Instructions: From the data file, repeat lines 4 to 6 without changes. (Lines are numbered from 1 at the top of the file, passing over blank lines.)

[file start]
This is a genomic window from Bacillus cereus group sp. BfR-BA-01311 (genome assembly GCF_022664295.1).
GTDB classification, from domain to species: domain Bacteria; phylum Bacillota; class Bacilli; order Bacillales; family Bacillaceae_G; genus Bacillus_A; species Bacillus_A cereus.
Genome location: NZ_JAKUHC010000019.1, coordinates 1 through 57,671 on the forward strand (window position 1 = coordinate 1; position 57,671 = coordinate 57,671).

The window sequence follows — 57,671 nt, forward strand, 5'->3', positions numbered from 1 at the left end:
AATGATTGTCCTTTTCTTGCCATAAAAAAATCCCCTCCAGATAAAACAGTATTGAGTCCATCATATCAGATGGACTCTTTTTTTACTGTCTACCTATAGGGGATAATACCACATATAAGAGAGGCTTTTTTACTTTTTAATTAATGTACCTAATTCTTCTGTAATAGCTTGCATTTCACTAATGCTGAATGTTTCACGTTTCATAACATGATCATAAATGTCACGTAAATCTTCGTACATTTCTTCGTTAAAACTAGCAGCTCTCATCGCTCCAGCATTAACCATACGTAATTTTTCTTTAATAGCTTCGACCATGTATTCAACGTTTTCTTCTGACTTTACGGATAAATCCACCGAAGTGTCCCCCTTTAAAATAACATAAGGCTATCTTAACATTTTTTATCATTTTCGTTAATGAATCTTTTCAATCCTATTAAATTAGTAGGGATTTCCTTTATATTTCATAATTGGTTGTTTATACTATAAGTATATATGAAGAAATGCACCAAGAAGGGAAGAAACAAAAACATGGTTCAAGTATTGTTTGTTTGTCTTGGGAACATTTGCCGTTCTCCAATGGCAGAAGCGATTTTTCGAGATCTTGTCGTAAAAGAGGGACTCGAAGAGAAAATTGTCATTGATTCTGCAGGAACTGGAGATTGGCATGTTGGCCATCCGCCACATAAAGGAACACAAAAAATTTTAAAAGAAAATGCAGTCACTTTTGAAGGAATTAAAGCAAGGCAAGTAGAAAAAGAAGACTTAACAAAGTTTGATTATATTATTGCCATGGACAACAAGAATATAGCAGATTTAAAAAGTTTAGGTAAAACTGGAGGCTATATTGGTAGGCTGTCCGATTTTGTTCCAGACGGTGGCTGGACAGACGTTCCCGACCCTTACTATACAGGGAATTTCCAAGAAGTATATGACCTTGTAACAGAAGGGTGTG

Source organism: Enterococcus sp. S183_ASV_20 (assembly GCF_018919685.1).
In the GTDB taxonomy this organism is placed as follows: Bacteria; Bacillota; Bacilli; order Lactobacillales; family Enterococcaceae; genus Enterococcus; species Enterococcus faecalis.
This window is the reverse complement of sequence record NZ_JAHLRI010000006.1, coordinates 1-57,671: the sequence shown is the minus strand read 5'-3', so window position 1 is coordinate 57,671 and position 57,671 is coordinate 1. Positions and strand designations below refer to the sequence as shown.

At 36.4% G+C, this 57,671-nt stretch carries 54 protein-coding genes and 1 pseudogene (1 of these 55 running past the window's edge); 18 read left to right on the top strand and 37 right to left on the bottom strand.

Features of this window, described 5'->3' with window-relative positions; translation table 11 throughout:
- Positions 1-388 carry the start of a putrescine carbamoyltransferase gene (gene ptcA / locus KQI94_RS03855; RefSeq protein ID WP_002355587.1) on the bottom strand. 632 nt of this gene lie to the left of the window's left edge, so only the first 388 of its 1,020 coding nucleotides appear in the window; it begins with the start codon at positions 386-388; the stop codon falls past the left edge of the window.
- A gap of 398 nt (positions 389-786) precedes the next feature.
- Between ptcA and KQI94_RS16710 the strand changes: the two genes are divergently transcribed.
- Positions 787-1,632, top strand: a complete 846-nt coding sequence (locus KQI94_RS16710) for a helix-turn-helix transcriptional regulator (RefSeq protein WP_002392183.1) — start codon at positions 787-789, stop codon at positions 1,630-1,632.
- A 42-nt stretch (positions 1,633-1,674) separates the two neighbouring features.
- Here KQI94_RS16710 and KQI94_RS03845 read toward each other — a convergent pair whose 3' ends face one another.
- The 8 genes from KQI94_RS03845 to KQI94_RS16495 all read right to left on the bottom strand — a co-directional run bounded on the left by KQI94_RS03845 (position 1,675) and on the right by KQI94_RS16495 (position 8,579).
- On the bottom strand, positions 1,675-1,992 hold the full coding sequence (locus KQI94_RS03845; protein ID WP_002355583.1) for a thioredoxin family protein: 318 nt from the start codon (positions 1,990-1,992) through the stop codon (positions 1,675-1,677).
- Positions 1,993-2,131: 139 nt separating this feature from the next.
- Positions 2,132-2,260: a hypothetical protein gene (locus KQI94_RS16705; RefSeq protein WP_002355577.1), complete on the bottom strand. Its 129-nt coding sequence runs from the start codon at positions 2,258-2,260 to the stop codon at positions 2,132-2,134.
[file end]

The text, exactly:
The window sequence follows — 57,671 nt, forward strand, 5'->3', positions numbered from 1 at the left end:
AATGATTGTCCTTTTCTTGCCATAAAAAAATCCCCTCCAGATAAAACAGTATTGAGTCCATCATATCAGATGGACTCTTTTTTTACTGTCTACCTATAGGGGATAATACCACATATAAGAGAGGCTTTTTTACTTTTTAATTAATGTACCTAATTCTTCTGTAATAGCTTGCATTTCACTAATGCTGAATGTTTCACGTTTCATAACATGATCATAAATGTCACGTAAATCTTCGTACATTTCTTCGTTAAAACTAGCAGCTCTCATCGCTCCAGCATTAACCATACGTAATTTTTCTTTAATAGCTTCGACCATGTATTCAACGTTTTCTTCTGACTTTACGGATAAATCCACCGAAGTGTCCCCCTTTAAAATAACATAAGGCTATCTTAACATTTTTTATCATTTTCGTTAATGAATCTTTTCAATCCTATTAAATTAGTAGGGATTTCCTTTATATTTCATAATTGGTTGTTTATACTATAAGTATATATGAAGAAATGCACCAAGAAGGGAAGAAACAAAAACATGGTTCAAGTATTGTTTGTTTGTCTTGGGAACATTTGCCGTTCTCCAATGGCAGAAGCGATTTTTCGAGATCTTGTCGTAAAAGAGGGACTCGAAGAGAAAATTGTCATTGATTCTGCAGGAACTGGAGATTGGCATGTTGGCCATCCGCCACATAAAGGAACACAAAAAATTTTAAAAGAAAATGCAGTCACTTTTGAAGGAATTAAAGCAAGGCAAGTAGAAAAAGAAGACTTAACAAAGTTTGATTATATTATTGCCATGGACAACAAGAATATAGCAGATTTAAAAAGTTTAGGTAAAACTGGAGGCTATATTGGTAGGCTGTCCGATTTTGTTCCAGACGGTGGCTGGACAGACGTTCCCGACCCTTACTATACAGGGAATTTCCAAGAAGTATATGACCTTGTAACAGAAGGGTGTG

Source organism: Enterococcus sp. S183_ASV_20 (assembly GCF_018919685.1).